Sample Essay Literary Studies

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Access to further and higher education

This example is from an access course which offers students an introduction to literary studies. It allows them to explore their own potential for the subject before either passing on to ‘A’ level or undergraduate study. The student in this case has a much higher than usual ability in analytic and conceptual skills, and a very firm sense of structure in essay construction. However, because the conventions of academic writing take some time to acquire, there is still plenty of comment to be made about the details of this essay.


Present an analysis of the main characters in Thomas Hardy’s story, ‘The Withered Arm’. In other words, say what we know about them in terms of their physical appearance, their psychological motivation, and their relationship to each other.


Thomas Hardy tells the story of ‘The Withered Arm’ using three main characters: Rhoda Brook, Farmer Lodge, and Gertrude Lodge; and three subsidiary characters: the son of Farmer Lodge and Rhoda Brook, ‘Conjurer’ Trendle and the executioner Davies. The drama is played out in and around Hardy’s imaginary village of Holmstoke and town of Casterbridge, and the action takes place between the years 1819 and 1825. Rhoda Brook is introduced in the opening paragraphs of the story as a forlorn character – the eternal fallen and abandoned woman.

When the story opens Hardy describes her as thirty-years-old, thin and faded (p.25). But, as the story is developed, he gives many clues to her previous appearance, and a clear picture emerges of a tall, large-framed woman of enduring strength, with well defined features (p.34) dark, handsome eyes (p.27) and an abundance of dark hair. We can appreciate that, at the age of seventeen, it would have been a girl of considerable attraction to whom Farmer Lodge was drawn.

Rhoda’s affair with Lodge gave them a son – who is twelve years old when the story begins. But the relationship does not appear to have endured. Lodge has not spoken to Rhoda for years, (p.26) and always ignores his son whenever he sees him.

Although the relationship is long over for Lodge, it is plain that Rhoda has continued to hold on to the idea that there might be, in time, some sort of compensation for what she must have seen as a ruined life. All chances of such an event happening vanished with the arrival of Gertrude as Lodge’s wife (p.36) but the kind of reparation that lay in Rhoda’s mind is revealed by the importance of the wedding ring with which the spectre in her nightmare torments her (p.31). Rhoda had, it seems, dreamed of marriage and respectability.

Although she has had a hard life, Rhoda is not a hard woman. She is, for example, inclined to be indulgent with her son by allowing him to stay at home instead of sending him to work in the fields (p.36). When she meets Gertrude in the flesh she responds readily to her ‘sweet voice and winning glance’ and quickly forms a good relationship with her which borders on affection.

When Gertrude first reveals to her the blight on her arm, Rhoda feels some elation that the beauty of the young girl has been tarnished (p.36) but she also feels the beginnings of a guilt which is to become obsessive. She is a simple countrywoman strongly inclined towards superstitious beliefs and, during her years of rejection and relative isolation, she knows that she has been called a witch (p.35). Her troubled mind refuses to accept the blight on Gertrude’s arm for the coincidence that it really is (p.34) and she allows herself to believe that she might indeed have some malignant powers and, in fact, be responsible for Gertrude’s suffering.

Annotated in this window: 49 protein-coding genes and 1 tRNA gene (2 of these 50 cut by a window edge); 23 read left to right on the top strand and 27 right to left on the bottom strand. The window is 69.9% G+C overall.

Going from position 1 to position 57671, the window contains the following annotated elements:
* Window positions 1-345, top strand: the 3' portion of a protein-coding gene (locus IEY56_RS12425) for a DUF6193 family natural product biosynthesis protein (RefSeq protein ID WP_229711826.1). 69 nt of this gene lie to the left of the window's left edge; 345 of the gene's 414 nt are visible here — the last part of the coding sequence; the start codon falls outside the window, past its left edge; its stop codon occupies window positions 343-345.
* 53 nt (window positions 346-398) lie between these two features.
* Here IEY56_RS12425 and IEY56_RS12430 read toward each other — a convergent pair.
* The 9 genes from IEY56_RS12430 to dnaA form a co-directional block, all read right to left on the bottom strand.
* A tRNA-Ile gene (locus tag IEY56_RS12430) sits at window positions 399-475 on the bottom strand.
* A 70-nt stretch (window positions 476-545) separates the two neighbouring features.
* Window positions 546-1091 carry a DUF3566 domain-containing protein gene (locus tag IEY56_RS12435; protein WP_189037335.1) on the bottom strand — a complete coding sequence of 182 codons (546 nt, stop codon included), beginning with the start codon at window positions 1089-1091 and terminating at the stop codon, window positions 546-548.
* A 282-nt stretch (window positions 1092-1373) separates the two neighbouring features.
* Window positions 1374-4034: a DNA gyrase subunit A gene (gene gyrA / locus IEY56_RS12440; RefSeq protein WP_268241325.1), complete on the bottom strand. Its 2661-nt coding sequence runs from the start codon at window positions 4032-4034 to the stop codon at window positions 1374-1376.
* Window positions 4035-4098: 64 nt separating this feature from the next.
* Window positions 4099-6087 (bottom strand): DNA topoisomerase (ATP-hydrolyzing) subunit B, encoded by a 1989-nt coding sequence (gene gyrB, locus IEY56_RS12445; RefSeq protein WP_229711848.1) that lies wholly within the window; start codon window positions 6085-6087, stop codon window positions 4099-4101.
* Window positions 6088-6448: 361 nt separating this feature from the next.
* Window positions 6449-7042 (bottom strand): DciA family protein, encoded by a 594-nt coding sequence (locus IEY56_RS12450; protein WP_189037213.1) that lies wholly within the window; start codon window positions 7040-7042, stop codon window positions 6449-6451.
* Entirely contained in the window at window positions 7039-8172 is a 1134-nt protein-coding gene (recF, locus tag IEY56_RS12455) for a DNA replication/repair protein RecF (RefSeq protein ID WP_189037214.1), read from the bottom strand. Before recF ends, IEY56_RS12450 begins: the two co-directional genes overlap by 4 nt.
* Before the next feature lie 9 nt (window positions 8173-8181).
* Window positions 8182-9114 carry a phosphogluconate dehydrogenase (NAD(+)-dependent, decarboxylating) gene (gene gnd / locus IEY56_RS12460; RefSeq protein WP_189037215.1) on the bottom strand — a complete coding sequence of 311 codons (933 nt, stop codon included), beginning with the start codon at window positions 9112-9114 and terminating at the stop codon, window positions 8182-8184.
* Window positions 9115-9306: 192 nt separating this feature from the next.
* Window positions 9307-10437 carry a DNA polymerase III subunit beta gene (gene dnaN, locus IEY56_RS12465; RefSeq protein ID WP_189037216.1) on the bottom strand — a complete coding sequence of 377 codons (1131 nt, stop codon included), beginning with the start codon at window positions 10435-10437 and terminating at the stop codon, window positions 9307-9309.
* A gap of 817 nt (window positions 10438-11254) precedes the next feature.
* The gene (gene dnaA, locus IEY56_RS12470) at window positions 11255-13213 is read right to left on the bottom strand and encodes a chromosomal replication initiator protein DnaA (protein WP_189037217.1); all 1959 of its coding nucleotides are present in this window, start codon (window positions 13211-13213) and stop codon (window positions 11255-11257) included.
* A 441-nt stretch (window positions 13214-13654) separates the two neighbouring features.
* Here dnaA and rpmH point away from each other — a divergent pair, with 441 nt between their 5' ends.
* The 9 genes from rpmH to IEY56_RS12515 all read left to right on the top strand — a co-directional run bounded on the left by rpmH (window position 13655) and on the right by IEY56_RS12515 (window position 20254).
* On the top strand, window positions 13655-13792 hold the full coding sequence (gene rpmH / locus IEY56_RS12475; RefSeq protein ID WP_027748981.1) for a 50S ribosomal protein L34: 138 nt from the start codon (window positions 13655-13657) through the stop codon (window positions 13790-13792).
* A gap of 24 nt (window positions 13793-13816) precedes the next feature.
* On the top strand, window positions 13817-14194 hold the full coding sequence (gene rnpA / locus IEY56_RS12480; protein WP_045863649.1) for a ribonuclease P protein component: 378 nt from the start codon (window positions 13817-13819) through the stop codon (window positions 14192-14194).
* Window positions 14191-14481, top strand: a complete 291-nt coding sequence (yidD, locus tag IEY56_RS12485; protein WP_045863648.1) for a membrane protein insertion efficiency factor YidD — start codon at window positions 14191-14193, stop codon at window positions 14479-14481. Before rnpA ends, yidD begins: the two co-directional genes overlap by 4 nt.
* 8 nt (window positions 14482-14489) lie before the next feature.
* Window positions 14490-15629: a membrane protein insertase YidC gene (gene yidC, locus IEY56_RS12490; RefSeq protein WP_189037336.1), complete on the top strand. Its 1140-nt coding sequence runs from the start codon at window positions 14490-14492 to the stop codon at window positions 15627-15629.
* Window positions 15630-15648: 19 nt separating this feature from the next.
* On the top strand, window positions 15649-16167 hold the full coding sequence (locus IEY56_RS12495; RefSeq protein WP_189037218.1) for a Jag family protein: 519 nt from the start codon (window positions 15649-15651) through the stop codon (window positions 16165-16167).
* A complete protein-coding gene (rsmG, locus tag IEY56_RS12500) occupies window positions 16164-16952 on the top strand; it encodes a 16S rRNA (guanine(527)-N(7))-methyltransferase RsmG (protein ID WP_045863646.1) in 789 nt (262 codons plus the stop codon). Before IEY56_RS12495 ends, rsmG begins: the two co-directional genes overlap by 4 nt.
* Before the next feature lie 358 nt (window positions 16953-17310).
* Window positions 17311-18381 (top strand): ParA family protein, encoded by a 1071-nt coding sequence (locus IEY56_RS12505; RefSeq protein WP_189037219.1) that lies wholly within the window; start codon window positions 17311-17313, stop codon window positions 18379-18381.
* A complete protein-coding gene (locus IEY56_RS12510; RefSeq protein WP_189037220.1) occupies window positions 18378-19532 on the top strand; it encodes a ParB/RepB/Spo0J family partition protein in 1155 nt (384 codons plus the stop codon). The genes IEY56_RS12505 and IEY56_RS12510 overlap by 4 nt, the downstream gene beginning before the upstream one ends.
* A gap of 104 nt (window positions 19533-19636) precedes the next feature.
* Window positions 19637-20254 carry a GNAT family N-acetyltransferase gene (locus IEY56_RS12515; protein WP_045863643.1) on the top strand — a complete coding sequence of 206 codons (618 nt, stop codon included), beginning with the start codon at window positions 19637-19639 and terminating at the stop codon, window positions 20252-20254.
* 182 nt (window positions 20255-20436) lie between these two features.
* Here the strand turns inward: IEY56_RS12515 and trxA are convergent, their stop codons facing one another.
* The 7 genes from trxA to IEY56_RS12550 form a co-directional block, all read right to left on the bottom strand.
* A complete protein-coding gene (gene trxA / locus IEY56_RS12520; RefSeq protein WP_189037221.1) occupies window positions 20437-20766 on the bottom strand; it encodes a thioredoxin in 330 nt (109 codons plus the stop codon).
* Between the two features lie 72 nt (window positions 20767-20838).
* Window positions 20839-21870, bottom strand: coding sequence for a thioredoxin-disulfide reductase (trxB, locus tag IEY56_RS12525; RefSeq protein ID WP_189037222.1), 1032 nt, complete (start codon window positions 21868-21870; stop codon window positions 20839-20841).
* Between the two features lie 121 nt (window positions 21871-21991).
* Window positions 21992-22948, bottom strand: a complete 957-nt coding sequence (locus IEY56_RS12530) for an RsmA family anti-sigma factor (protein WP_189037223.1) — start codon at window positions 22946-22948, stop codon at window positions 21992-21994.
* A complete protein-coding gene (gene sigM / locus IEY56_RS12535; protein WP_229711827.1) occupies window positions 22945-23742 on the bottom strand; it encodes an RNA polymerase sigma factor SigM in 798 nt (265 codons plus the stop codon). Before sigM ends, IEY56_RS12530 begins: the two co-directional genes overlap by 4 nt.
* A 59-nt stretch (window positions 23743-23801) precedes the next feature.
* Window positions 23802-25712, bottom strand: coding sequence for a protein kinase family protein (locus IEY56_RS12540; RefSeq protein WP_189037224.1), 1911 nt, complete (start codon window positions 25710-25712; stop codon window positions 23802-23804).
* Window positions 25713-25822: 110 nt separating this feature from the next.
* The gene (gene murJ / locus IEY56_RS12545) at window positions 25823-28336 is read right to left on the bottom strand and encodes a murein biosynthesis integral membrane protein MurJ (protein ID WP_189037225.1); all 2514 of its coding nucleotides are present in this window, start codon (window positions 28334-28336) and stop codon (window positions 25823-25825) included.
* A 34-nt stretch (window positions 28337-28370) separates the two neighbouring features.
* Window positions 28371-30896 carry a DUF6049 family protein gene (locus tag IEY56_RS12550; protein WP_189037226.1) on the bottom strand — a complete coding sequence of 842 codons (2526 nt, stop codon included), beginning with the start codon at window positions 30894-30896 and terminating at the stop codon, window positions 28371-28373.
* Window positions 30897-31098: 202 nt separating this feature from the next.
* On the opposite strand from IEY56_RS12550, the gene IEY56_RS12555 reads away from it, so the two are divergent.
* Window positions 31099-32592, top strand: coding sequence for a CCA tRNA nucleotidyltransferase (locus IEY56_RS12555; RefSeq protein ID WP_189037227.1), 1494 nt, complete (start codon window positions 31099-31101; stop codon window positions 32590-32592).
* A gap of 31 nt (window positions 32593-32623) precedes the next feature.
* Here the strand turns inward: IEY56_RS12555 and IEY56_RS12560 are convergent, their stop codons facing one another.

Gertrude Lodge enters the story as the nineteen year old bride of Farmer Lodge. Hardy gives a clear picture of her appearance at that time through the eyes of Rhoda Brook’s son, who reports back to his mother that Gertrude is a small, pretty young woman, doll-like, with fair hair, blue eyes, and a soft complexion. She is almost the perfect opposite to the tall and darkly handsome Rhoda.

Although little more than a girl, Gertrude is mature and ‘a lady complete’ (p.29) and immediately on her arrival in the village sets about the duties of the yeoman’s wife by bringing gifts to the poorer people in the parish. She is however, timid by nature, and has a natural shyness, as is shown by the ordeal of her first public appearance in church (p.30).

When the blight first appears on her arm Gertrude’s enlightened and educated mind accepts it as a natural misfortune. Although blessed with good looks she is not vain, for she confides to Rhoda that she herself ‘does not much mind it’ (p.36). But she does mind the effect that she thinks it has on Farmer Lodge. She is astute enough to realise that personal appearance is very important to him, and she begins to fear losing his love.

When the suggestion to visit conjurer Trendle is first made, Gertrude rejects the idea out of hand as superstitious nonsense (p.37). But as the condition becomes worse, she abandons reason and is willing to try Trendle’s powers. During the following five years Gertrude’s interest in her arm declines into an obsession, and she becomes ‘irritable and superstitious’ (p.42), seeking a cure in the wildest of remedies from herbs to black magic. The pursuit of a cure demonstrating considerable single-mindedness and strength of purpose.